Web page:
I was starved

Apr 20, 2021 | survivor-stories

My parents got divorced when I was around 5. I didn’t know it at the time, or at least, I don’t remember knowing it, but my father was abusive towards my mother, before I can remember any abuse happening to me. My father had money, a lot of it.

 While even to this day, he will tell you he’s not rich, he never had to worry about money for as long as I can remember. It started with joint custody, until my father remarried when I was 7. Before this, while life wasn’t ideal, it wasn’t bad. My father’s new wife situation didn’t start off as bad either. I liked her at first. She seemed nice. I didn’t have a perception of fake vs genuine yet. I don’t remember the exact moment things took a turn for the 5 year tornado that ripped my life and my childhood apart.

But, by the time I was 8, I could feel something was wrong. It wasn’t until I watched a video in my third grade class about what child abuse and neglect was, that I fully realized what was happening. That other kids didn’t go through this, I thought. That “normal” kids had loving parents that tucked them in at night, let them play, and let them eat. Between the ages of 7 and 9, I was belittled, insulted, beat, starved, and tortured by my stepmother while my father sat back and did nothing. All it would take was to look at my stepmother the wrong way, and I wouldn’t be allowed to eat for days. I used to be super diligent about trying to make my face look happy and friendly while I was suffering and miserable, just so I would be allowed to eat that day. But despite my best efforts, it never worked.

I was often isolated, forced to sit in a chair facing the wall for weeks. Never allowed to get up, except for the bathroom and if she decided to let me eat. I would wake up in the morning and sit in the chair until I was allowed to eat, if I was, and I would sit there until bedtime. Then I would go to bed. It got to a point, where in the middle of winter I wasn’t allowed to eat that day. I threw a giant fit. I was so hungry, and I was being told my stepmom didn’t feel like letting me eat that day. She locked me in the freezing cold garage without a coat all day. She refused to let me use the bathroom.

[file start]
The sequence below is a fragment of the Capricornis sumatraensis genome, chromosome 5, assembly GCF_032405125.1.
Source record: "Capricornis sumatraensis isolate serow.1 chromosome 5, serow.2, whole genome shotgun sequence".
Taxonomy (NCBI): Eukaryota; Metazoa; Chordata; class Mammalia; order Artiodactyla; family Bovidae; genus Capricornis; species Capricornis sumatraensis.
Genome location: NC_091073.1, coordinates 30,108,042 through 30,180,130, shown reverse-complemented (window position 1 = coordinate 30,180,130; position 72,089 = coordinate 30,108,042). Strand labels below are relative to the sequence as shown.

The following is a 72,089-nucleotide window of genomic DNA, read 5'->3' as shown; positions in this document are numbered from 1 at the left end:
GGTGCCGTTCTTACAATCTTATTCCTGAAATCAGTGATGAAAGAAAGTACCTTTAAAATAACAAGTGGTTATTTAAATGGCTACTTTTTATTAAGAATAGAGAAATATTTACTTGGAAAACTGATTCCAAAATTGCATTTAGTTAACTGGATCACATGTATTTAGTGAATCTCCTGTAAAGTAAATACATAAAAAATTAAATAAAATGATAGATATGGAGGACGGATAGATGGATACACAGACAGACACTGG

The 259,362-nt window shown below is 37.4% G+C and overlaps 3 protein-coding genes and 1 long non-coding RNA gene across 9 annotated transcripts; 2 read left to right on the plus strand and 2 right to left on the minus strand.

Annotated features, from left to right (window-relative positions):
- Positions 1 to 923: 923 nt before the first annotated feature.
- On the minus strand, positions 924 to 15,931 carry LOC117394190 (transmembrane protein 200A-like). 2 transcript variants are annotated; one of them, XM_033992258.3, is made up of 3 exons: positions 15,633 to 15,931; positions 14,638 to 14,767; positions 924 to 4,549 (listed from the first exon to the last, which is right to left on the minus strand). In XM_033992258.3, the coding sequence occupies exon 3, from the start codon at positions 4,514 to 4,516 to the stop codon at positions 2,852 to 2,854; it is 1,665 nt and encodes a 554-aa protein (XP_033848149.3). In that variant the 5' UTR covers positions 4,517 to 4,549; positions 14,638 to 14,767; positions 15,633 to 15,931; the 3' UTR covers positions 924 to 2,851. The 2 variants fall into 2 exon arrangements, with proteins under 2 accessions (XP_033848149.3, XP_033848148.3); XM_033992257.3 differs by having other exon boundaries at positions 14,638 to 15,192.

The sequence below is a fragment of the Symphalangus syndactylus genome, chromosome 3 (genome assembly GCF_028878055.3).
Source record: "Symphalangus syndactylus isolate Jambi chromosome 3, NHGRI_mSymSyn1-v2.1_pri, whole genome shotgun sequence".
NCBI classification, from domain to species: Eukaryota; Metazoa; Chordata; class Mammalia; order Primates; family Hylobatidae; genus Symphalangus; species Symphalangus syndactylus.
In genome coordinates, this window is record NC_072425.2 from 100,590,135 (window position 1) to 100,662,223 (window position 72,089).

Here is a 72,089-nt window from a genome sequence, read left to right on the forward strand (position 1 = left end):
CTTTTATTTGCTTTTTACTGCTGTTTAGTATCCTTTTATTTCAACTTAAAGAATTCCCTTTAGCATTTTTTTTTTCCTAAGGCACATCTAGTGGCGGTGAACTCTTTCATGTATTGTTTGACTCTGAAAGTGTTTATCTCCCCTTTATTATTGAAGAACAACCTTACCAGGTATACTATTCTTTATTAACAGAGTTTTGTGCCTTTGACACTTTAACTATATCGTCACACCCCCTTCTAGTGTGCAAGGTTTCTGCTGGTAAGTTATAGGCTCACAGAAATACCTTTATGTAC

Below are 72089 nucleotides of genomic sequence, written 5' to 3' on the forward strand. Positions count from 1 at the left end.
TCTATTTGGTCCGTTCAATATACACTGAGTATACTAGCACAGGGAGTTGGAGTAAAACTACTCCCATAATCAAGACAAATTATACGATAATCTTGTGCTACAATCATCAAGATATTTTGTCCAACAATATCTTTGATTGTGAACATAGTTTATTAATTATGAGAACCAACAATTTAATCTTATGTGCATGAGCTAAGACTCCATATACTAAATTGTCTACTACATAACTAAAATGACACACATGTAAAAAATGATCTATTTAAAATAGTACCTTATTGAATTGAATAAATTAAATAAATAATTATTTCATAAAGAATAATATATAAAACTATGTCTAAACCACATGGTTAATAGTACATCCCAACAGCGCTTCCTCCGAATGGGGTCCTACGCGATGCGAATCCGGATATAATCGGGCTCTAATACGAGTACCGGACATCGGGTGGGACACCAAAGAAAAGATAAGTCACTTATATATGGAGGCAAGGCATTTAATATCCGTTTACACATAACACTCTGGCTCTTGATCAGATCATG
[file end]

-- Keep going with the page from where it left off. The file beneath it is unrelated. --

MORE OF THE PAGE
I screamed for hours, but no one heard me or no one cared. I ended up peeing myself because I couldn’t hold it anymore, and then had to sit there with urine freezing to my body. I was 8. Later on, after they all moved to a new house, I was frequently dragged down the stairs by my hair and thrown outside. I was locked out of the house more times than I can count, especially when it was very cold. I was starved. I was forced to stand, not sit, in the middle of a room for about a year. No interaction with others unless she came screaming at me to tell me how ugly, stupid, and worthless I was. I started speaking up. Screaming outside to my neighbors. Telling my teachers, my friends, anyone who might listen. My father even took me to several therapists to try to say I’m making it up because I’m crazy. What would he know? He was never there. He didn’t believe me. My life was threatened.

I was held with a knife to my throat while she said that she was going to kill me. I told the police. But they didn’t care. CPS was in and out of the house but they never did anything. I always thought it was because my father is good at faking appearances. He has a lot of money. And after telling people and having nobody care, I stopped telling people. Until I got out. I started wreaking havoc on their lives, I didn’t take the torture and abuse quietly, anymore. My father gave me to my grandma. I walked out of those doors and felt free. The only thing that hurt was leaving my little sister behind to fend for herself against these monsters. I made friends after that, and I told some what happened. One of my best friends got close to my father and that family, and my father told more lies about me and I lost my best friend because he believed them instead of me, so I stopped telling. But now I’m getting LOUD.

What advice would you offer to encourage others?

Abusers instill in their victims that they won’t be believed. Sometimes, like in my case, telling people and then having them do nothing, can confirm this thought and feeling. It’s never too late to speak up. You do not have to be afraid. You do not have to be silent any longer. You have a voice. You matter.


Jessica Leta, Survivor

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